If you are building a diversified portfolio, you’ll want to add some exposure to the energy sector. The high price of oil today, while the broader market is struggling, shows why this could be beneficial.
But you will want to tread carefully, making sure that the passive income streams you add to the mix can hold up over time when oil prices eventually start to fade. Chevron (CVX -1.83%), Magellan Midstream Partners (MMP -1.12%)and Phillips 66 (PSX -1.53%) all look like they have what it takes to pay you dividends for years to come.
1. Big and strong
If you are just looking for one energy stock, then integrated energy giant Chevron — with its $270 billion market cap — should be at the top of your list. For starters, it is large and diversified across the entire energy market, from the upstream (production) to the downstream (chemicals and refining). That helps to even out performance over time, though oil and natural gas prices are still the driving force of earnings.
The company has a long history of financial discipline as well, with a debt-to-equity ratio that is generally toward the low end of its peer group. This allows the company to fall back on its balance sheet during the inevitable lean years in the highly cyclical energy industry to support its capital spending needs and dividend.
The biggest testament to this is the fact that Chevron increased its dividend in 2020, despite the fact that it was a terrible year for energy prices. The company’s annual streak is now up to an impressive 35 years, which makes it a Dividend Aristocrat.
With a generous 4% dividend yield and a long-term view of the energy market, Chevron could easily be a one-and-done energy stock for your portfolio.
2. Milking the middle
Magellan operates oil and refined-products midstream assets, including pipelines and storage facilities. This business is largely fee-based, meaning that the master partnership (MLP) charges for the use of the assets. The price of the products flowing through the system aren’t as big a deal as demand, which is likely to remain strong for many years as the world slowly transitions from carbon fuels to cleaner energy sources like solar and wind power.
It’s worth highlighting that, despite the massive drop in demand in 2020, Magellan still managed to support its full-year dividend that year. It has increased its dividend annually since its initial public offering in 2001.
There are two notable facts here. First, Magellan has one of the strongest balance sheets in the midstream sector, with a ratio of debt to earnings before interest, taxes, depreciation, and amortization (EBITDA) of roughly 3.8 times. That gives the MLP room to lean on its balance sheet when times get tough.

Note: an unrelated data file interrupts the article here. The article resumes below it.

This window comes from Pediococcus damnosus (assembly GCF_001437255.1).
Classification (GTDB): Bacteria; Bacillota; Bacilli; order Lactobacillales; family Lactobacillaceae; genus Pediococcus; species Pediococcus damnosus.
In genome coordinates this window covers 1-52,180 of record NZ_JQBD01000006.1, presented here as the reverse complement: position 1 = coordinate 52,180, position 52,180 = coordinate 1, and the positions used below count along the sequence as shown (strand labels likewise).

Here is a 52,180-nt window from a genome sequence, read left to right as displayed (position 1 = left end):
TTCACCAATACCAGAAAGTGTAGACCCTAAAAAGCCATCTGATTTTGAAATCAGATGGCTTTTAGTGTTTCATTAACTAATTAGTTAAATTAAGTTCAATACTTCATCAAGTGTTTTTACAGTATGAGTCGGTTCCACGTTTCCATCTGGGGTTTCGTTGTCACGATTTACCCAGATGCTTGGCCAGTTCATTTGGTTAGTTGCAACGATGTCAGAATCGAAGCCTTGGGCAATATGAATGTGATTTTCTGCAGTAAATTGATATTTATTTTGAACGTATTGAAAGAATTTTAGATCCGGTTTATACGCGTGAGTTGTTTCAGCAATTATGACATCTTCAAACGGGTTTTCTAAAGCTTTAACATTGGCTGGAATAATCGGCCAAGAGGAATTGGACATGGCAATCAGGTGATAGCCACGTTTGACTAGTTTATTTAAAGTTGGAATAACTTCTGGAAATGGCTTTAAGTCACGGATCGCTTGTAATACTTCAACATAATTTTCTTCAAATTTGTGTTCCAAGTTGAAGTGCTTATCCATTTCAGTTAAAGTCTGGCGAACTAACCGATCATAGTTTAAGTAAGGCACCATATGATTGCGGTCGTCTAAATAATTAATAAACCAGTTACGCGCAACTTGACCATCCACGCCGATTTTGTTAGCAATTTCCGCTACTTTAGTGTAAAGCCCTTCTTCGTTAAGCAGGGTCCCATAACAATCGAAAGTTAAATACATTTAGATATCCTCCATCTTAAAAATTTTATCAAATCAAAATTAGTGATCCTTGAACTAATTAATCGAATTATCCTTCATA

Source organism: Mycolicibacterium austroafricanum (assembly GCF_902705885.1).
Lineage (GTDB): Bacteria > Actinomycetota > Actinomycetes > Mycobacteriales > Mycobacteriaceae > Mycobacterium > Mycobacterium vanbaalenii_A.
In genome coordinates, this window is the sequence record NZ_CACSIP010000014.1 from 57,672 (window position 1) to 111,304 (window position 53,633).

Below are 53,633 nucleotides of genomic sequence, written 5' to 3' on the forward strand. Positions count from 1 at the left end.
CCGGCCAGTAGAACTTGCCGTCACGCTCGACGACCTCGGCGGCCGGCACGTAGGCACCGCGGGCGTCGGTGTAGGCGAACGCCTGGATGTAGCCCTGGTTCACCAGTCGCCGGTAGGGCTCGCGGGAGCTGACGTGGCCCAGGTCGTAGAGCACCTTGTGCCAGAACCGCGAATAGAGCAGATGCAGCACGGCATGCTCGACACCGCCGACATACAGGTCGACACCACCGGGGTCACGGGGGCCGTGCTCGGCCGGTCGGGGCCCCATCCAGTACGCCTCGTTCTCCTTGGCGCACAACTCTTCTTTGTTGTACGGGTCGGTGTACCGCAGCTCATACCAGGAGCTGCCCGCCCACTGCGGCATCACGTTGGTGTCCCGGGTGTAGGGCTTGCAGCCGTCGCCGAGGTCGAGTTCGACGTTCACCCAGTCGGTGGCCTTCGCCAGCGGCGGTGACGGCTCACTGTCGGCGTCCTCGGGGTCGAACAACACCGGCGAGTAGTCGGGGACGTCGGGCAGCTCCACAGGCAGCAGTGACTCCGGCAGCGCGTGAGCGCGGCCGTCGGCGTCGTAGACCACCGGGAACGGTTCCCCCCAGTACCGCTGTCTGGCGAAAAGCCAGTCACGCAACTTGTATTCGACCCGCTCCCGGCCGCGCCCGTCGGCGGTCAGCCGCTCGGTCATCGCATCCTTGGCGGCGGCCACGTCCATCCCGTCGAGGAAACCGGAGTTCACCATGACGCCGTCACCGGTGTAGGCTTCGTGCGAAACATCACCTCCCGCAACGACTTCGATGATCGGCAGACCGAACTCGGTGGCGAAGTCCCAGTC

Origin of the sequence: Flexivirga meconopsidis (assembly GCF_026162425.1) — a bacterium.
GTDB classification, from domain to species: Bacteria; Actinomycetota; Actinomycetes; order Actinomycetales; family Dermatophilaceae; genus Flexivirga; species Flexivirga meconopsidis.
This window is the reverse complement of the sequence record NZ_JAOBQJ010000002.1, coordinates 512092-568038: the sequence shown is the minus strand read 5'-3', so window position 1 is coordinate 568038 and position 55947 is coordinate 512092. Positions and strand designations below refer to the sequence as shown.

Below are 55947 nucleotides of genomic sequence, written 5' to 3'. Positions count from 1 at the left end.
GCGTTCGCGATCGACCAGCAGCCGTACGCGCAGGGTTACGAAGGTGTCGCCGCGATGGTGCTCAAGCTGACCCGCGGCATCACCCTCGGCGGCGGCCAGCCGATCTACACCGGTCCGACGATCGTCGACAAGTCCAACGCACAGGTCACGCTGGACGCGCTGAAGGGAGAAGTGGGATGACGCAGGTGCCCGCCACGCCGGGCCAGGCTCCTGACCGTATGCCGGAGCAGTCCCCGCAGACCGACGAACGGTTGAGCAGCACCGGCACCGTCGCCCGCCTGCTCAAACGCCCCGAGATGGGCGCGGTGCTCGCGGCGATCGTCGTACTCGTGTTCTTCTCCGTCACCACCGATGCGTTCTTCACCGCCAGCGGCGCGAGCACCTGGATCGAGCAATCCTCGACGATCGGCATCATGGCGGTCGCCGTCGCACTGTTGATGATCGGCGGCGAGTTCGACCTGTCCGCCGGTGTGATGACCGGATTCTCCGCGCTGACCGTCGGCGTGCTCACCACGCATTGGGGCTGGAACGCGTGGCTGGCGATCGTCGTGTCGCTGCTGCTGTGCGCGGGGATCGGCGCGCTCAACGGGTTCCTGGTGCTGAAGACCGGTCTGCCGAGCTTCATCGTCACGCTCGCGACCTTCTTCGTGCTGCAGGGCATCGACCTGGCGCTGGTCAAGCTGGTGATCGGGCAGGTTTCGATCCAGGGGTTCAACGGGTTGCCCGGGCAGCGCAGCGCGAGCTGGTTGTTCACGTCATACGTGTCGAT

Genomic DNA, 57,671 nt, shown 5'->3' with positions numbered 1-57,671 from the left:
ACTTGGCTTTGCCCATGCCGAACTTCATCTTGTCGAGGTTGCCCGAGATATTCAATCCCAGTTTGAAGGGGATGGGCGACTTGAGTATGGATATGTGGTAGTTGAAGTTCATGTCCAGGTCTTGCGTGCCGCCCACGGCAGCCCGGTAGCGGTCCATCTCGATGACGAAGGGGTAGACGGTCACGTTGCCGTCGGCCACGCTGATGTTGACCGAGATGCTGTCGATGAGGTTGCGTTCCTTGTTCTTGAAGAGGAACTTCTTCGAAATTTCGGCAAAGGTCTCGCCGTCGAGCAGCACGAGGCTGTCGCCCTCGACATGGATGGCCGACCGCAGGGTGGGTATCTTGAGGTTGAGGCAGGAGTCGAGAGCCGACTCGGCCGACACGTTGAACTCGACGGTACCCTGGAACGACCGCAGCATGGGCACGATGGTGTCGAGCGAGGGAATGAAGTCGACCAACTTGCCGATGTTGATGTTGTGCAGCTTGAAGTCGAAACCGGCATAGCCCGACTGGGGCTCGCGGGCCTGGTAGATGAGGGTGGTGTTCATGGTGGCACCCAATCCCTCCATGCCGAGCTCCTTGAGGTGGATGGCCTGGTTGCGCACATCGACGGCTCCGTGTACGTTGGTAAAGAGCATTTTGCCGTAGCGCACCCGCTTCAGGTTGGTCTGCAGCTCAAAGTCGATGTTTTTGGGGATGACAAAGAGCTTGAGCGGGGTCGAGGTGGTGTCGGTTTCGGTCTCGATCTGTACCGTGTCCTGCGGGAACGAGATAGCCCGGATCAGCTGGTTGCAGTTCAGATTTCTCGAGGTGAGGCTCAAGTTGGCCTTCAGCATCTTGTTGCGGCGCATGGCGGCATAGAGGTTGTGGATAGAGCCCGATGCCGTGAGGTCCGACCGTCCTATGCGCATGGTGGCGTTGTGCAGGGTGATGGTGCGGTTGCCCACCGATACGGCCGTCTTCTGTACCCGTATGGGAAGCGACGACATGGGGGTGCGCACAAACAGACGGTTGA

And it targets covering its distribution with distributable cash flow by roughly 1.2 times, which may seem lean compared to some peers but has historically been considered a strong number.
There are other names you might consider here, such as larger Enterprise Products Partners or Enbridgebut Magellan’s hefty 8.7% distribution yield is definitely worth a close look if you are trying to maximize the passive income you are generating.
3. A solid streak downstream
Phillips 66 has the least-impressive streak of dividend increases on this list at just 10 years or so. But it is hard to blame the company for that because it only became a stand-alone company about, well, a decade ago when it was separated out from pure-play oil producer ConocoPhillips. So, like Magellan, it has hiked its payout each year of its existence, which is a worthy record, especially given that the downstream refining business is notoriously volatile.
The company actually has some diversification going on, too, with operations in the midstream pipelines sector, refining, chemicals (via a joint venture with above-mentioned Chevron), and a marketing business that distributes gasoline and other products. So refining is the core, but it isn’t the only business supporting the company’s 4.7% dividend yield.
The big story here, however, is that Phillips 66 had a terrible year in 2020, when demand for oil plunged during the early days of the pandemic, losing $0.89 per share. The company leaned on the balance sheet and supported the dividend, and now that things are better, it is reducing leverage. With that kind of playbook, reminiscent of key partner Chevron, passive income investors should feel pretty confident owning this high-yield stock, though it is probably the most aggressive option on the list.
One or more should do the trick
If you only plan on adding one dividend-paying energy name to your portfolio, then Chevron is probably the best choice on this list. If you are looking to maximize the passive income you generate, Magellan deserves your attention. Phillips 66, meanwhile, would make a nice pairing with a more-boring name, as it continues to prove out its dividend bona fides in a historically volatile niche of the energy patch.